Last I checked, one state government has no business trying to run any other state's government, but if there is a conflict between the two, it can be handled through federal processes.

Quote:
Punishing the wrong people is the quickest way to draw attention to the subject matter.
Besides... if they can vote, they can change it.
Yep, punishing the wrong people to effect legislative change...legislative terrorism.
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Old January 24, 2012, 07:04 AM   #37
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While this is unique in that what the state of TN is proposing is selective traffic enforcement, because of NY firearm laws,
No, they are not doing it because of the law but because of the treatment of one of their citizens. And they are not trying to change NYC law, just get one of their citizens left alone.

We do not like Iran because of the things they do. As a result, we employ sanctions. We are very careful about which Iranians we let into the country and check them thoroughly, if we let them in at all. I see some analogy to this.

Because of the Federal government, there are a lot of things states cannot do to each other or do at all. Personally, I think TN has a clever idea. Considering the legislature has no authority over the Tennessee highway patrol (unless they write a law that says all NYC cars must be pulled over- and they won'), it would be tough for anyone to bring a suit against anyone in TN. If the head of that agency publishes a memo telling officers to make anyone with a NYC plate hurt, that is a different story.

There may be some teeth to their threat but i see it as an empty threat, intended to provoke a response and draw attention to the issue.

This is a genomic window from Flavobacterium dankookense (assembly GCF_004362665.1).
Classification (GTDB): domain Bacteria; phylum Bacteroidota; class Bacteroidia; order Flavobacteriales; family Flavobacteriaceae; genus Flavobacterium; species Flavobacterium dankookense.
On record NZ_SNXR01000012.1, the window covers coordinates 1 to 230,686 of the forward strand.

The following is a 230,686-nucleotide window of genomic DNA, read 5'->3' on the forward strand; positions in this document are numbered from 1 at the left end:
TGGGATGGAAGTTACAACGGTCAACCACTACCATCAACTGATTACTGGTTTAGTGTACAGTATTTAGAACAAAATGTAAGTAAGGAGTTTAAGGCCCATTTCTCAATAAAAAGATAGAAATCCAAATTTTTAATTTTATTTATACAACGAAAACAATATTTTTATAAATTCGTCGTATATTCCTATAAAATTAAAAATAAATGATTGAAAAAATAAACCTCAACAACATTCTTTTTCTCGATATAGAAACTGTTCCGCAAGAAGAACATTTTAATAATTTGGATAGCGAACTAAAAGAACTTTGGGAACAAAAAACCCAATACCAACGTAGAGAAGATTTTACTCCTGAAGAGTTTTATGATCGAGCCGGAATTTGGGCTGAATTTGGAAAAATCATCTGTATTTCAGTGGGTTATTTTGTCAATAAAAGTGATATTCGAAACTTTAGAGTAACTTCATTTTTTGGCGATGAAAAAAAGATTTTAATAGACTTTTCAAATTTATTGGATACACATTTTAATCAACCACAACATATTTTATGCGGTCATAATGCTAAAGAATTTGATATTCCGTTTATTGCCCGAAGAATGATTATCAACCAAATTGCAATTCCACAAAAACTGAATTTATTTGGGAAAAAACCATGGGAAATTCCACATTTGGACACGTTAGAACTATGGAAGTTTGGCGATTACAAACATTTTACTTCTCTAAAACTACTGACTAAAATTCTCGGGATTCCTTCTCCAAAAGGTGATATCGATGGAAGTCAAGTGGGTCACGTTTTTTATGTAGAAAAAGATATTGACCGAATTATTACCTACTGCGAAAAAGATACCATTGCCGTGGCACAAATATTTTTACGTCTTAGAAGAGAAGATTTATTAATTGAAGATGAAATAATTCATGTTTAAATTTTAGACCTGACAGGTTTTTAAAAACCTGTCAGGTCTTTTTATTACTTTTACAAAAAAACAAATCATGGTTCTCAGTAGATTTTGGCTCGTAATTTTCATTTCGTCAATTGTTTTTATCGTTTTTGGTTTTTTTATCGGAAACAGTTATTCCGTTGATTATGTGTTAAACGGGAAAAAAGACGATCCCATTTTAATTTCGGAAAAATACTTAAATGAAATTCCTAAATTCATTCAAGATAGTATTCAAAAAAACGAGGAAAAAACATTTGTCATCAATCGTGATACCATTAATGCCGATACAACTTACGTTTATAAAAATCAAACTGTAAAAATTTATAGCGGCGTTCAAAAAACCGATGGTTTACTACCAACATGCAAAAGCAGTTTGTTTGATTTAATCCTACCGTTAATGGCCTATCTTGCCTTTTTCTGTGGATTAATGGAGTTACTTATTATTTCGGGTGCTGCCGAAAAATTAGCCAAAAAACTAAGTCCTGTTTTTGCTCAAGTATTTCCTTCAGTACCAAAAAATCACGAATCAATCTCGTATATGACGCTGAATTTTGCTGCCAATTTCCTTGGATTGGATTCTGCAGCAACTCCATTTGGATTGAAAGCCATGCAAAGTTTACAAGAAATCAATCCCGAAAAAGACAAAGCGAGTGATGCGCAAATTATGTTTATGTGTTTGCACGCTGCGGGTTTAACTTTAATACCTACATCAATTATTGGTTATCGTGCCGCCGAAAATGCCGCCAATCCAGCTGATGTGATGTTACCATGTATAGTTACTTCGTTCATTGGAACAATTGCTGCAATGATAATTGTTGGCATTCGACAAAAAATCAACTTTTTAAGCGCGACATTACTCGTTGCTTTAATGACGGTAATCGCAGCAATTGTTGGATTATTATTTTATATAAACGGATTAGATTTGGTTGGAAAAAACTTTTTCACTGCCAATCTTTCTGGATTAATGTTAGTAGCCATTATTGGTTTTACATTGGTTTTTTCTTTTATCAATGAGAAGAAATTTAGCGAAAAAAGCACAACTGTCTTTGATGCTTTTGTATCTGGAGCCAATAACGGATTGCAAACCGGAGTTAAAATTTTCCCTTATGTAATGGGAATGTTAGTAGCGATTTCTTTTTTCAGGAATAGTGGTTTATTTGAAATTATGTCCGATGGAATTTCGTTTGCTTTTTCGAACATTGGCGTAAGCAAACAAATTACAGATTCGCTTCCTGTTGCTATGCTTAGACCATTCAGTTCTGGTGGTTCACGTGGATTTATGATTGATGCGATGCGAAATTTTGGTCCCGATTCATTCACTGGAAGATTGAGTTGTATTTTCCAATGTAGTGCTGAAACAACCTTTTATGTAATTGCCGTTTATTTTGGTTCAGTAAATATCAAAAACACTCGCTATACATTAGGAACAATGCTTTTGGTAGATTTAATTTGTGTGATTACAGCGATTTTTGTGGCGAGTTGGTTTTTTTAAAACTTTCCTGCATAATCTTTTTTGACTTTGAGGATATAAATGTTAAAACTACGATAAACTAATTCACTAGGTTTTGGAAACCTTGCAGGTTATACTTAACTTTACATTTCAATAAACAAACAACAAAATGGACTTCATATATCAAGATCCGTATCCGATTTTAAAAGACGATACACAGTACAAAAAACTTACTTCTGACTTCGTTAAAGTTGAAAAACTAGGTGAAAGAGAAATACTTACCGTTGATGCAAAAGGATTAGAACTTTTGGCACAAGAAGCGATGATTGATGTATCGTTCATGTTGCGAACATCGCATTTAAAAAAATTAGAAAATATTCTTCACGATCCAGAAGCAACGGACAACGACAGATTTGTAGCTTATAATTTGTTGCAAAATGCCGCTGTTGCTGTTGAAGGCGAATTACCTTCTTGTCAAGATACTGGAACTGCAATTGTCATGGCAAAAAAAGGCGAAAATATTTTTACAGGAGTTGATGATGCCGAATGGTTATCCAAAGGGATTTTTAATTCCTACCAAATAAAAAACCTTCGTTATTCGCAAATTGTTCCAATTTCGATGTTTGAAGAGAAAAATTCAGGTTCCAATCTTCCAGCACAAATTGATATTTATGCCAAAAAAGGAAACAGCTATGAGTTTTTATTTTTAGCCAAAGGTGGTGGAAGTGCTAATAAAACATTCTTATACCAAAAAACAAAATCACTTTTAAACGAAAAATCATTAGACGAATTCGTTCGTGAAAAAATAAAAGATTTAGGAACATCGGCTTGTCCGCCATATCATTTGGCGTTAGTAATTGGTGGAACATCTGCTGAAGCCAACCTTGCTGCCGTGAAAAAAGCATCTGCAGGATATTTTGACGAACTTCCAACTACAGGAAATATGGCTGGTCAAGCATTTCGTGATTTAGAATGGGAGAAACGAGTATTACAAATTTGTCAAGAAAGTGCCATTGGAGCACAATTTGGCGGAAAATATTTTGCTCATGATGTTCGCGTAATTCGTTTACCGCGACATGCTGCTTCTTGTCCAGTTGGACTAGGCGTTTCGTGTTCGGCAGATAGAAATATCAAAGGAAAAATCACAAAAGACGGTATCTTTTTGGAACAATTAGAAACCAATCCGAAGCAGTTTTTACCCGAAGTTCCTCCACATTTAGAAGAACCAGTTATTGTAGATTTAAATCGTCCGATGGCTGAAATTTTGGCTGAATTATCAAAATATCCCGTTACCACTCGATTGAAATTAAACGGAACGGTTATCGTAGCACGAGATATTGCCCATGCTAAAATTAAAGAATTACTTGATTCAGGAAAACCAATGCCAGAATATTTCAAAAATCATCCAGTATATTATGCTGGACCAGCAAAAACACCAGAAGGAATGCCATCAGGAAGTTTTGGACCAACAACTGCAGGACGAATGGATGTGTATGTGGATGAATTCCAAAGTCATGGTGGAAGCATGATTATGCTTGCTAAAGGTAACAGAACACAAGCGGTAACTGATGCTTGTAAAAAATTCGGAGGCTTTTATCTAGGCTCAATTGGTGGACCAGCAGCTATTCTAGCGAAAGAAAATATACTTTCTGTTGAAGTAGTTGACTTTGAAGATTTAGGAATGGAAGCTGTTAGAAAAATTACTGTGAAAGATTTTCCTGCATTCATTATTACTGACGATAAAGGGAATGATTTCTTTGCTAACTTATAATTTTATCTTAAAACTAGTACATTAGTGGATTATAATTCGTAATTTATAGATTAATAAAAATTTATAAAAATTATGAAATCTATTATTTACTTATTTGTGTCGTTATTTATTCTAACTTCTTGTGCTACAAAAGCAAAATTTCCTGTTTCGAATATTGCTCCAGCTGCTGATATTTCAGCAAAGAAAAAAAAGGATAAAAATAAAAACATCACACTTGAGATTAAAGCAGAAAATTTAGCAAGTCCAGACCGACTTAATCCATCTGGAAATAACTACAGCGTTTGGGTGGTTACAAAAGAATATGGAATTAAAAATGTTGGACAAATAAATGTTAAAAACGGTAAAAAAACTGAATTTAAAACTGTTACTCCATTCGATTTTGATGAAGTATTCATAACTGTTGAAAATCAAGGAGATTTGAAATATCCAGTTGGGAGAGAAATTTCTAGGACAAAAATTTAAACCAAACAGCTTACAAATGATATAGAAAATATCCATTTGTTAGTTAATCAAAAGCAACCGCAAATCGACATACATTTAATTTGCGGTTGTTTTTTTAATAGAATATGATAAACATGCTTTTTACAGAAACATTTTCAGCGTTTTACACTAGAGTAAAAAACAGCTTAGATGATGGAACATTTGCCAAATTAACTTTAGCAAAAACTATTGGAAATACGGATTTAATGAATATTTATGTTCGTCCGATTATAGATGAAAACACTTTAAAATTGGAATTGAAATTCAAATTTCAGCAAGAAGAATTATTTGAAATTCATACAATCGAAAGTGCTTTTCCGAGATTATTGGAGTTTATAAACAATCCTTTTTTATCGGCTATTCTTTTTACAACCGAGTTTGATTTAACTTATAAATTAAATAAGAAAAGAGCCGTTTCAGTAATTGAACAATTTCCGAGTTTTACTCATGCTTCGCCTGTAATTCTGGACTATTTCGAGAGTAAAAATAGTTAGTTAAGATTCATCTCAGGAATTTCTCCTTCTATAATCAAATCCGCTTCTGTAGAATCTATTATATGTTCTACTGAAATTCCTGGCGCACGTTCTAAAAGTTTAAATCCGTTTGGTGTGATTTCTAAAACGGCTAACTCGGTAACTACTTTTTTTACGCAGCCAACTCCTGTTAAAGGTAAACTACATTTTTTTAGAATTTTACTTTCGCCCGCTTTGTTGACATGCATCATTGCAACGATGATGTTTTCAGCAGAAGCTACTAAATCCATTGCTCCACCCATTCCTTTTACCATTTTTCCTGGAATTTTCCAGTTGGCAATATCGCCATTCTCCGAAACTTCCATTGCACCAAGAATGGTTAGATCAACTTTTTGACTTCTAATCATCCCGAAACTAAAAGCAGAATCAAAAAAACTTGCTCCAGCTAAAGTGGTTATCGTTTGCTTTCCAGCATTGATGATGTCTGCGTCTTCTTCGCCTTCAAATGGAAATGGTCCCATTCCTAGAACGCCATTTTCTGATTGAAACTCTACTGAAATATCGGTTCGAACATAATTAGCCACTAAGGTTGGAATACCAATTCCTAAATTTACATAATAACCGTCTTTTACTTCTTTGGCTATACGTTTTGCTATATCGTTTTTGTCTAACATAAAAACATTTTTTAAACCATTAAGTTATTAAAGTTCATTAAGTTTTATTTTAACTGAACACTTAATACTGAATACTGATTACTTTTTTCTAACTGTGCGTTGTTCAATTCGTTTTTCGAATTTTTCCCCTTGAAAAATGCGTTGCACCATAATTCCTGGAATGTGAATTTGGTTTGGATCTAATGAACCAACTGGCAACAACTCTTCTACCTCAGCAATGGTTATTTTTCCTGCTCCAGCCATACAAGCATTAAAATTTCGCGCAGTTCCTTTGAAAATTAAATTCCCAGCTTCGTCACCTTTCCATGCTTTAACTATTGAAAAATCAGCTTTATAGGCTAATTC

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Old January 24, 2012, 07:26 AM   #38
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Bottom line is the woman broke the law, either knowing or unknowingly she broke the law in NY state. The line "she tried to do the right thing" keeps coming up with this incident in various forums and news stories, but she didn't "do the right thing". The right thing is checking out local laws before you get there, not when you're about to enter a memorial that's a high security area and vistors and baggage are screened...in other words not fessing up right before you're about to get caught. I do find it extremely hard to believe she was totally ignorant of NY firearm laws, but even then it doesn't matter. I live just outside of Washington DC and Maryland in Virginia. I don't like DC's or MD's guns laws, so I don't go there. If I cross the Potomac River with my revolver and get caught it's my fault and not DC's or Maryland's. So now TN is going to enforce it's speed limit laws...well what's the problem. If they're not targeting NY'ers then what's the issue? If you speed and get caught, you earned the ticket.
The problem here is one idiot has now inadvertently gotten political idiots (the biggest kind there are) involved and the people who will suffer the most is the lady who broke the law, this might have gone away quietly instead of becoming a cause célèbre for politicos on both side of the issue who want to get re-elected and those of us w/ CCW's that obey local laws. We don't need incidents like this making us look like a group of people who ignore laws we don't agree with.
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Old January 24, 2012, 07:56 AM   #39
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I'm interested to see what NY does. Sympathetic defendant (a newly minted doctor, no less); likely interest by SAF and other groups and attorneys; and no legal mechanism for residents of other states to carry in New York, period.

They recently dropped charges against the tea party grand poobah, very likely because they don't want to test the inevitable challenges he'd have brought with regard to NY laws.

I think it's a matter of time before they end up getting more scrutiny than they would like from the federal judicial system. Pushing this case would be one way to do that.
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Old January 24, 2012, 08:01 AM   #40
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Originally Posted by bumnote View Post
now TN is going to enforce it's speed limit laws...well what's the problem. If they're not targeting NY'ers then what's the issue?
How could this:

. . . we remind the citizens of New York, especially those residing in New York City, to drive carefully through the great State of Tennessee, paying extra attention to our speed limits.